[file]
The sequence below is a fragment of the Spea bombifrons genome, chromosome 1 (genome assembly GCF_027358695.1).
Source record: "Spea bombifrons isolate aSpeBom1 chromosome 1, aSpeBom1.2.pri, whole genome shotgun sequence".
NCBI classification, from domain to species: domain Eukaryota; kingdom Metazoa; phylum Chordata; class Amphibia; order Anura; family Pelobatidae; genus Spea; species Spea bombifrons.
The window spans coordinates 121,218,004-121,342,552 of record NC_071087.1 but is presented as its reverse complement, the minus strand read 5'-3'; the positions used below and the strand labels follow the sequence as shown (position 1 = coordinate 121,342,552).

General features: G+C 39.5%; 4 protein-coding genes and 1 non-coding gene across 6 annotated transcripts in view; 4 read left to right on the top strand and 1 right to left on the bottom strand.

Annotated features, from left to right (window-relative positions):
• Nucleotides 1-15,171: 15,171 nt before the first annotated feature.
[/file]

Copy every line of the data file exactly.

The sequence below is a fragment of the Spea bombifrons genome, chromosome 1 (genome assembly GCF_027358695.1).
Source record: "Spea bombifrons isolate aSpeBom1 chromosome 1, aSpeBom1.2.pri, whole genome shotgun sequence".
NCBI classification, from domain to species: domain Eukaryota; kingdom Metazoa; phylum Chordata; class Amphibia; order Anura; family Pelobatidae; genus Spea; species Spea bombifrons.
The window spans coordinates 121,218,004-121,342,552 of record NC_071087.1 but is presented as its reverse complement, the minus strand read 5'-3'; the positions used below and the strand labels follow the sequence as shown (position 1 = coordinate 121,342,552).

General features: G+C 39.5%; 4 protein-coding genes and 1 non-coding gene across 6 annotated transcripts in view; 4 read left to right on the top strand and 1 right to left on the bottom strand.

Annotated features, from left to right (window-relative positions):
• Nucleotides 1-15,171: 15,171 nt before the first annotated feature.